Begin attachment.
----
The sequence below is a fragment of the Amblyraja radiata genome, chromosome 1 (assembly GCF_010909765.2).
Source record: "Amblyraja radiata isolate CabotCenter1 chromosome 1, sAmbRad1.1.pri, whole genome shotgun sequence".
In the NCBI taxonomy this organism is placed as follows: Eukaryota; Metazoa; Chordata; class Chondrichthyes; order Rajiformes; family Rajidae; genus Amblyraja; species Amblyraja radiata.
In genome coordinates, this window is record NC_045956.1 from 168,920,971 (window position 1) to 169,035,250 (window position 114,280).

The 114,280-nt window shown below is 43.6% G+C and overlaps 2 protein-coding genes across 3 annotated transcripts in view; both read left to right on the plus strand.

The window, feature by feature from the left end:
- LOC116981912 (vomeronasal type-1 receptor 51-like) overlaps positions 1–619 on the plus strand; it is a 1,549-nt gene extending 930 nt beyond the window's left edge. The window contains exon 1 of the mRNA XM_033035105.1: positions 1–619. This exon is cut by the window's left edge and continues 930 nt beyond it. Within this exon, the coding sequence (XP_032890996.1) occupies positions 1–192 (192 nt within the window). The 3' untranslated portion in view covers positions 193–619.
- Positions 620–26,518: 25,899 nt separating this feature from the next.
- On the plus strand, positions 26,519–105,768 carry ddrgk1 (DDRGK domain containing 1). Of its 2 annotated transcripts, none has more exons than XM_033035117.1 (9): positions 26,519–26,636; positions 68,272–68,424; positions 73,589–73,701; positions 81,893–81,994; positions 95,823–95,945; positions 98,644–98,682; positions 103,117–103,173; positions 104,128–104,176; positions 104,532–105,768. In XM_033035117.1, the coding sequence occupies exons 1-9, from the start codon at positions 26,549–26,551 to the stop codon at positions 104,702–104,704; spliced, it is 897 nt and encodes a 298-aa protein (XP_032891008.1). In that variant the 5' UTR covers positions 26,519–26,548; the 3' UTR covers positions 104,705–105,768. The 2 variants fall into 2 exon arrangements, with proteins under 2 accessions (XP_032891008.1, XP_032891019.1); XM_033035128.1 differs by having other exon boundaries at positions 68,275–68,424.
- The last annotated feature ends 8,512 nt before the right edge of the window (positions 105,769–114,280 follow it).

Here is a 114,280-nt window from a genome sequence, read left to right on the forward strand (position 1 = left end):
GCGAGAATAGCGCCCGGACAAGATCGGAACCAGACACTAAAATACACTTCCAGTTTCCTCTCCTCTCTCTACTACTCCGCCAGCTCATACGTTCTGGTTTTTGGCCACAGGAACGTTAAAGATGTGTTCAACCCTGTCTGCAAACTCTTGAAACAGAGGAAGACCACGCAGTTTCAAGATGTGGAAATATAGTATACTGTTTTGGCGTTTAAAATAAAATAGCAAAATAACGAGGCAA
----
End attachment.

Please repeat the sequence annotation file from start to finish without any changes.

The sequence below is a fragment of the Amblyraja radiata genome, chromosome 1 (assembly GCF_010909765.2).
Source record: "Amblyraja radiata isolate CabotCenter1 chromosome 1, sAmbRad1.1.pri, whole genome shotgun sequence".
In the NCBI taxonomy this organism is placed as follows: Eukaryota; Metazoa; Chordata; class Chondrichthyes; order Rajiformes; family Rajidae; genus Amblyraja; species Amblyraja radiata.
In genome coordinates, this window is record NC_045956.1 from 168,920,971 (window position 1) to 169,035,250 (window position 114,280).

The 114,280-nt window shown below is 43.6% G+C and overlaps 2 protein-coding genes across 3 annotated transcripts in view; both read left to right on the plus strand.

The window, feature by feature from the left end:
- LOC116981912 (vomeronasal type-1 receptor 51-like) overlaps positions 1–619 on the plus strand; it is a 1,549-nt gene extending 930 nt beyond the window's left edge. The window contains exon 1 of the mRNA XM_033035105.1: positions 1–619. This exon is cut by the window's left edge and continues 930 nt beyond it. Within this exon, the coding sequence (XP_032890996.1) occupies positions 1–192 (192 nt within the window). The 3' untranslated portion in view covers positions 193–619.
- Positions 620–26,518: 25,899 nt separating this feature from the next.
- On the plus strand, positions 26,519–105,768 carry ddrgk1 (DDRGK domain containing 1). Of its 2 annotated transcripts, none has more exons than XM_033035117.1 (9): positions 26,519–26,636; positions 68,272–68,424; positions 73,589–73,701; positions 81,893–81,994; positions 95,823–95,945; positions 98,644–98,682; positions 103,117–103,173; positions 104,128–104,176; positions 104,532–105,768. In XM_033035117.1, the coding sequence occupies exons 1-9, from the start codon at positions 26,549–26,551 to the stop codon at positions 104,702–104,704; spliced, it is 897 nt and encodes a 298-aa protein (XP_032891008.1). In that variant the 5' UTR covers positions 26,519–26,548; the 3' UTR covers positions 104,705–105,768. The 2 variants fall into 2 exon arrangements, with proteins under 2 accessions (XP_032891008.1, XP_032891019.1); XM_033035128.1 differs by having other exon boundaries at positions 68,275–68,424.
- The last annotated feature ends 8,512 nt before the right edge of the window (positions 105,769–114,280 follow it).

Here is a 114,280-nt window from a genome sequence, read left to right on the forward strand (position 1 = left end):
GCGAGAATAGCGCCCGGACAAGATCGGAACCAGACACTAAAATACACTTCCAGTTTCCTCTCCTCTCTCTACTACTCCGCCAGCTCATACGTTCTGGTTTTTGGCCACAGGAACGTTAAAGATGTGTTCAACCCTGTCTGCAAACTCTTGAAACAGAGGAAGACCACGCAGTTTCAAGATGTGGAAATATAGTATACTGTTTTGGCGTTTAAAATAAAATAGCAAAATAACGAGGCAA